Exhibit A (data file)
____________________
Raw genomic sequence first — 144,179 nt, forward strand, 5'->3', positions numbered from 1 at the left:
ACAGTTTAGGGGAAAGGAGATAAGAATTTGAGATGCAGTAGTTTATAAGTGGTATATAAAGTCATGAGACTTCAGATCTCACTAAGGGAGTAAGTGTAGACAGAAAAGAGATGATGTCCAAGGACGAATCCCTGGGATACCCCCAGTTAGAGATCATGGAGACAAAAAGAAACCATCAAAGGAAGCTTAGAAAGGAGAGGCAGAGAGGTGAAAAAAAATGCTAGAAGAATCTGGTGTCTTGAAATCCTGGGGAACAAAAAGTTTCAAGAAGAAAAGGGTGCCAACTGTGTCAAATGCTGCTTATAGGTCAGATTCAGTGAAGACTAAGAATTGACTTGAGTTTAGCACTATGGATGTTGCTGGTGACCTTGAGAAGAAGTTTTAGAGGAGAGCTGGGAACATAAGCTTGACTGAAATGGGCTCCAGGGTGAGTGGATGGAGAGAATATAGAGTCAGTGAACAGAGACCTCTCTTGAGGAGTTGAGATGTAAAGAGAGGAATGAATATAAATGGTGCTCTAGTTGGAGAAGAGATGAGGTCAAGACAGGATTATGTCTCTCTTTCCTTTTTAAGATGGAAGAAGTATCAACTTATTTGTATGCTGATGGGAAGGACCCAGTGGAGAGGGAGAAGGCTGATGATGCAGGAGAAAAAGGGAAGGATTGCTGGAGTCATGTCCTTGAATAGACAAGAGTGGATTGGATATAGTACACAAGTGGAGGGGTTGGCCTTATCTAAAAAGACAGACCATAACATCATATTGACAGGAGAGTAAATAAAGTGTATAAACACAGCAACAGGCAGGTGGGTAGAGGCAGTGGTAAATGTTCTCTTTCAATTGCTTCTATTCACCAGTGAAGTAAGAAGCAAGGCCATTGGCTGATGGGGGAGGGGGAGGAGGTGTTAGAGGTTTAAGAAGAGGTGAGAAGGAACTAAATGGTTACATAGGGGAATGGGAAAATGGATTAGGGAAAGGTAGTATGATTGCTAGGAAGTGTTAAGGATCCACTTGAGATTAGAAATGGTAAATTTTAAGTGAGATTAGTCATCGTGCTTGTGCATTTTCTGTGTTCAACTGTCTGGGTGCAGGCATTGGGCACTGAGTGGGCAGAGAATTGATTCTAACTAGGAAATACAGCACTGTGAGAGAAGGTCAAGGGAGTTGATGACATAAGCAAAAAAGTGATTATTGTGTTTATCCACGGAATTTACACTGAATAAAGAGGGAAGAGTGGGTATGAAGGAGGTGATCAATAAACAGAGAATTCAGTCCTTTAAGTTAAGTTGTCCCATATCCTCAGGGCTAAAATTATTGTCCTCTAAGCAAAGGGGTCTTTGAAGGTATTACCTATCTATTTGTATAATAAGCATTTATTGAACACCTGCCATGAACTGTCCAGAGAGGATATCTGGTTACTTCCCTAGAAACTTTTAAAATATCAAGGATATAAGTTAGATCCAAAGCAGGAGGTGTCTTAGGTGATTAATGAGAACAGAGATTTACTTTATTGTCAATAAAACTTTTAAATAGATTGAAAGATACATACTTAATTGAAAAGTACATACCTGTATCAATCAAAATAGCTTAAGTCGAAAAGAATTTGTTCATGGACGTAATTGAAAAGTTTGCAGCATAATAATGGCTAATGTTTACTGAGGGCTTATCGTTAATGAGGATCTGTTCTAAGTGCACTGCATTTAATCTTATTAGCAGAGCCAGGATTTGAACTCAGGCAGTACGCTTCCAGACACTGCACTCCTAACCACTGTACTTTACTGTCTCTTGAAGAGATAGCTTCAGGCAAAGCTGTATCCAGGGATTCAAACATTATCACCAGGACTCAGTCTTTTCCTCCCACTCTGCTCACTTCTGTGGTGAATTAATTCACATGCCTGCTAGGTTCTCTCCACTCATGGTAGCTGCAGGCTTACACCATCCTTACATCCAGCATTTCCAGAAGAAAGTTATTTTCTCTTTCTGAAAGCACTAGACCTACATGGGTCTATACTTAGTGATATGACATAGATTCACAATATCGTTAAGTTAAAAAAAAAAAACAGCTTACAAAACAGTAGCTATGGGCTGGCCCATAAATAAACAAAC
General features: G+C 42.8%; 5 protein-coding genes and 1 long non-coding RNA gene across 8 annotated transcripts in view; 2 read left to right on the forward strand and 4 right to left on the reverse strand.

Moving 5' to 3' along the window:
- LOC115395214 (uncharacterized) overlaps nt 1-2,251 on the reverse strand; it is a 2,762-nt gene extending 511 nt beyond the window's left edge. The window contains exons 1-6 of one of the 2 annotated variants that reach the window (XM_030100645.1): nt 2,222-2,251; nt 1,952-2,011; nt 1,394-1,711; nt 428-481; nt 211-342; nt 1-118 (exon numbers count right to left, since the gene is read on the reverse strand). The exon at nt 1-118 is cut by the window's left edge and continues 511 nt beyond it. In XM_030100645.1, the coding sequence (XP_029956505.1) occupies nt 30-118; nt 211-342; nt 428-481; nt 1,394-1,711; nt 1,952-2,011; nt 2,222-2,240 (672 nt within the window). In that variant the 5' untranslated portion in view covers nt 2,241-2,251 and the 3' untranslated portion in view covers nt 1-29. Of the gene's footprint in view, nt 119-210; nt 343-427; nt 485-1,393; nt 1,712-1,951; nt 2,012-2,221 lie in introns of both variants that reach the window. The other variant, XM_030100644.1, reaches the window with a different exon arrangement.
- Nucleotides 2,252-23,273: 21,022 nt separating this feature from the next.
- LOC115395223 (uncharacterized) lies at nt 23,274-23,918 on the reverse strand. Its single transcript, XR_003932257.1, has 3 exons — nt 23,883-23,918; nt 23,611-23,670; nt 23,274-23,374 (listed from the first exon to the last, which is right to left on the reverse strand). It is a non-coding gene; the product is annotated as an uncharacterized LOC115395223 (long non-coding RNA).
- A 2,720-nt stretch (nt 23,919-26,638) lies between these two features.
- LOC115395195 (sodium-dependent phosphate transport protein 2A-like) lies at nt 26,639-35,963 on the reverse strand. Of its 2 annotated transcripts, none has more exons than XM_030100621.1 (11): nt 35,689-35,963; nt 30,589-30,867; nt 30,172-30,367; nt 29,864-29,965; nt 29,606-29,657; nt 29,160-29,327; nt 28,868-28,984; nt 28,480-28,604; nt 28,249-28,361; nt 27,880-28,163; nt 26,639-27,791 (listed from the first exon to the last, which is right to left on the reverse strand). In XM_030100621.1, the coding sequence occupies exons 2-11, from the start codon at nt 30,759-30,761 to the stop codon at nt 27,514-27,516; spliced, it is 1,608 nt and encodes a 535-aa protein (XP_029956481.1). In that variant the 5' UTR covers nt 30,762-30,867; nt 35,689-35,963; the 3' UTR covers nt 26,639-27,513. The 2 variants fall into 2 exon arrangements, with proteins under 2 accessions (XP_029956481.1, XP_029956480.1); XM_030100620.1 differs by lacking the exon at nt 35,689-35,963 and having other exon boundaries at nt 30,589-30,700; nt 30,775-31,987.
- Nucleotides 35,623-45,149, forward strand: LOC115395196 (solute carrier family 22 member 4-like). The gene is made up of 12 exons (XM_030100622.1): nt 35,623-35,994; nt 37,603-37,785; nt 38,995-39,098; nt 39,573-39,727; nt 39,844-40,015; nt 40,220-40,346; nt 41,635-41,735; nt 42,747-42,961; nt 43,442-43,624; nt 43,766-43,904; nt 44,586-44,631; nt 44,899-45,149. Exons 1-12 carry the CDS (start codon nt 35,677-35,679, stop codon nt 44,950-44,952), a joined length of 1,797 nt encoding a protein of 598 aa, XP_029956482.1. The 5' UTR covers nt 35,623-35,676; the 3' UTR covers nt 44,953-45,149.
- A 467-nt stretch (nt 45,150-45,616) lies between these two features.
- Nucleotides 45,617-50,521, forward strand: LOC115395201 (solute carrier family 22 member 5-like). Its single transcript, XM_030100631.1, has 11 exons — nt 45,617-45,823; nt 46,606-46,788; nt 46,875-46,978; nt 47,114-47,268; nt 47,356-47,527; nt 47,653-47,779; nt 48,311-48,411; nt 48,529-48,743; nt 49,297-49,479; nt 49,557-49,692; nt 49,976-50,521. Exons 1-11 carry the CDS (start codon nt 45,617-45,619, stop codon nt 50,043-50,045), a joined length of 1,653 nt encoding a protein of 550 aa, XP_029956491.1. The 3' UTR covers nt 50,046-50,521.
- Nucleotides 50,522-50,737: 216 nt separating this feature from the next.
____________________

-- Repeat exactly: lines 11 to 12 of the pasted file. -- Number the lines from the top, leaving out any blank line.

- A 467-nt stretch (nt 45,150-45,616) lies between these two features.
- Nucleotides 45,617-50,521, forward strand: LOC115395201 (solute carrier family 22 member 5-like). Its single transcript, XM_030100631.1, has 11 exons — nt 45,617-45,823; nt 46,606-46,788; nt 46,875-46,978; nt 47,114-47,268; nt 47,356-47,527; nt 47,653-47,779; nt 48,311-48,411; nt 48,529-48,743; nt 49,297-49,479; nt 49,557-49,692; nt 49,976-50,521. Exons 1-11 carry the CDS (start codon nt 45,617-45,619, stop codon nt 50,043-50,045), a joined length of 1,653 nt encoding a protein of 550 aa, XP_029956491.1. The 3' UTR covers nt 50,046-50,521.